import org.apache.commons.logging.Log; import org.apache.commons.logging.LogFactory; import org.nuxeo.ecm.core.api.Blob; import org.nuxeo.ecm.core.api.impl.blob.ByteArrayBlob; import org.nuxeo.ecm.platform.preview.adapter.BlobPostProcessor;

/* @author Laurent Doguin / public class WaiterBlobPostProcessor implements BlobPostProcessor {

private static final Log log = LogFactory.getLog(WaiterBlobPostProcessor.class);

protected static final int BUFFER_SIZE = 4096 * 16;

protected static final String REMOVE_WAITER_JS = “ “;

protected Pattern bodyPattern = Pattern.compile(“(.)()(.)”, Pattern.CASE_INSENSITIVE | Pattern.DOTALL);

protected Pattern endBodyPattern = Pattern.compile(“(.)()(.)”, Pattern.CASE_INSENSITIVE | Pattern.DOTALL);

protected Pattern charsetPattern = Pattern.compile( “(.) charset=(.?)”(.*)”, Pattern.CASE_INSENSITIVE | Pattern.DOTALL);

@Override public Blob process(Blob blob) { String mimetype = blob.getMimeType(); if (mimetype == null || !mimetype.startsWith(“text/“)) { // blob does not carry HTML payload hence there is no need to try to // inject HTML metadata return blob; } try { String encoding = null; if (blob.getEncoding() == null) { Matcher m = charsetPattern.matcher(blob.getString()); if (m.matches()) { encoding =; } } else { encoding = blob.getEncoding(); }

String blobAsString = getBlobAsString(blob, encoding); String processedBlob = addRemoveWaiterScript(blobAsString);

byte[] bytes = encoding == null ? processedBlob.getBytes() : processedBlob.getBytes(encoding); blob = new ByteArrayBlob(bytes, blob.getMimeType(), encoding); } catch (IOException e) { log.debug(“Unable to process Blob”, e); } return blob; }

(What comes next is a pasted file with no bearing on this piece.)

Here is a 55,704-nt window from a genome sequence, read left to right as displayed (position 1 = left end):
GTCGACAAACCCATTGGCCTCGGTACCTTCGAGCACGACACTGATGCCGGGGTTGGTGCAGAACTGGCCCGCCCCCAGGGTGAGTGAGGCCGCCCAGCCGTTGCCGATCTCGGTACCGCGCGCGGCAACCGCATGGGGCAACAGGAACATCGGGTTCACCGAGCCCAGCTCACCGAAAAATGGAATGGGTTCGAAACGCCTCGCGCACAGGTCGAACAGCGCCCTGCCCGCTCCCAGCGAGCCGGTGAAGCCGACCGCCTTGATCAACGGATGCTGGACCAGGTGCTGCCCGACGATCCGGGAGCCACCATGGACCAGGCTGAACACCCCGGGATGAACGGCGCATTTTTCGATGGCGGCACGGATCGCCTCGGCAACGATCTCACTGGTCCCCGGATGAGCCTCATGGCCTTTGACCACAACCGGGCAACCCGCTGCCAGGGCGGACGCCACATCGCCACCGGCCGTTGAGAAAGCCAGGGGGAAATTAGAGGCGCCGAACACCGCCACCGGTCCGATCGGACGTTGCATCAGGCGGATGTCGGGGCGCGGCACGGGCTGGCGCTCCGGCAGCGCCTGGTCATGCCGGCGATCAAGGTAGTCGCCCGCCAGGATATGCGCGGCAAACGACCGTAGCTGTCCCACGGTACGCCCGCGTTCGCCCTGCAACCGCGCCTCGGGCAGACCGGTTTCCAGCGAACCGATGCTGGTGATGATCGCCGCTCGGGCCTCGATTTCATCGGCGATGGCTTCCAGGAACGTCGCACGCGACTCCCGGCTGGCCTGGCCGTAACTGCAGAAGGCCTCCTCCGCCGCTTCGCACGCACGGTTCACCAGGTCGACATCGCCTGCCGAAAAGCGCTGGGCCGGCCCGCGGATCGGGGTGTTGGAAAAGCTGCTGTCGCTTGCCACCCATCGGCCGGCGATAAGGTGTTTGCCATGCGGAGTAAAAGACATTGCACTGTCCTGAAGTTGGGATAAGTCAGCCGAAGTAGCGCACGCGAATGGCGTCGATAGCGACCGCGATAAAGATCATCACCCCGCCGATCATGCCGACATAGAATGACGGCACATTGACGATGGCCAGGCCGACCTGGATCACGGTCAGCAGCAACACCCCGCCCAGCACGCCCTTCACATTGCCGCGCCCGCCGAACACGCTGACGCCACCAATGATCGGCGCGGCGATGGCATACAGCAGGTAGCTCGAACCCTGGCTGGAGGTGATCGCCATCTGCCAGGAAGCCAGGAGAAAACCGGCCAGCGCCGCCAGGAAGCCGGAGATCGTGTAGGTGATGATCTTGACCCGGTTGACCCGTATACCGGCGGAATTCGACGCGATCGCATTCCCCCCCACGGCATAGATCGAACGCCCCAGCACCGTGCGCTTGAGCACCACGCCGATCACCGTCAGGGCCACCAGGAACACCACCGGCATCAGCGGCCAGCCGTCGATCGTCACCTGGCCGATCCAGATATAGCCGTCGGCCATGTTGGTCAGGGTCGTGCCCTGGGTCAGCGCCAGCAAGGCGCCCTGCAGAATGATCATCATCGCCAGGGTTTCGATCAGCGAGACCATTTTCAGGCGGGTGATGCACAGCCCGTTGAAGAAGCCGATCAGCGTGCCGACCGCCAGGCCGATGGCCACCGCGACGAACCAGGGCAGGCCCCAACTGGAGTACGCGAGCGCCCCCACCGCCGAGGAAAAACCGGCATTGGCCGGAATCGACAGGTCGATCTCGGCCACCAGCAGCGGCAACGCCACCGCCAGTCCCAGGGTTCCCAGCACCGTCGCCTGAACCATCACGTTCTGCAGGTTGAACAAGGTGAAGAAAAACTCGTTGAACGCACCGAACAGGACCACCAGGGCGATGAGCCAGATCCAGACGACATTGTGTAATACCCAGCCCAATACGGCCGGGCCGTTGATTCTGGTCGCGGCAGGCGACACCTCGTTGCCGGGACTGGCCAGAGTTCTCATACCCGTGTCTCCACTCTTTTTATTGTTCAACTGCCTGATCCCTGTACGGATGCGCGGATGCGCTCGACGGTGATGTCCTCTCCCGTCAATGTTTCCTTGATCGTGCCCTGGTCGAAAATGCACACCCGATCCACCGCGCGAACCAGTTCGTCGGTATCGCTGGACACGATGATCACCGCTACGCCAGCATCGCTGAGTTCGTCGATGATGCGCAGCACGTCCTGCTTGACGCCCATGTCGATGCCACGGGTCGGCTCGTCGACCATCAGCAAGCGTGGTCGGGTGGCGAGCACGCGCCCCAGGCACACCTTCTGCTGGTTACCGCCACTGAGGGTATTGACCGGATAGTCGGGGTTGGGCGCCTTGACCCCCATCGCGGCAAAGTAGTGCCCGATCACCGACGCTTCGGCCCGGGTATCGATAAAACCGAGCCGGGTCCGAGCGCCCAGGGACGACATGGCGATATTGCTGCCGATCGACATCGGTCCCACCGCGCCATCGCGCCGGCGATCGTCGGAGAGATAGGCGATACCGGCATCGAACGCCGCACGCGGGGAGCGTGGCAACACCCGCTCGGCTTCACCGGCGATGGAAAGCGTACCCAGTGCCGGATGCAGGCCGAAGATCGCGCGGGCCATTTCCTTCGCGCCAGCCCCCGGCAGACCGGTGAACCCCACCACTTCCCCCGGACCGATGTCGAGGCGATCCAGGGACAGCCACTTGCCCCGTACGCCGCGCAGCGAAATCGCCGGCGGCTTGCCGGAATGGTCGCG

protected String getBlobAsString(Blob blob, String encoding) throws IOException { if (encoding == null) { return blob.getString(); } Reader reader = new InputStreamReader(blob.getStream(), encoding); return readString(reader); }

protected String addRemoveWaiterScript(String blob) { StringBuilder sb = new StringBuilder(); Matcher m = endBodyPattern.matcher(blob); if (m.matches()) { sb.append(; sb.append(REMOVE_WAITER_JS); sb.append(; sb.append(; } else { m = bodyPattern.matcher(blob); if (m.matches()) { sb.append(; sb.append(; sb.append(REMOVE_WAITER_JS); sb.append(; } else { log.debug(“Unable to inject Annotation module javascript”); sb.append(blob); } } return sb.toString(); }

public static String readString(Reader reader) throws IOException { StringBuilder sb = new StringBuilder(BUFFER_SIZE); try { char[] buffer = new char[BUFFER_SIZE]; int read; while ((read =, 0, BUFFER_SIZE)) != -1) { sb.append(buffer, 0, read); } } finally { if (reader != null) { reader.close(); } } return sb.toString(); }

} ```

Don’t forget to add the waiter div in the preview.xhtml file used by the annotation module:

<div id="waiter">![](#{contextPath}/img/big_loading.gif)</div>

And that’s it - now we have a waiter for the preview tab :D

Note that this still won’t work for tiled pictures since they are handled by GWT. But I’m not sure this is mandatory here, as we can see images being loaded one after the other. If you still want to add some user feedback, you’re in for some GWT coding.

That’s it for today. See ya’ Monday.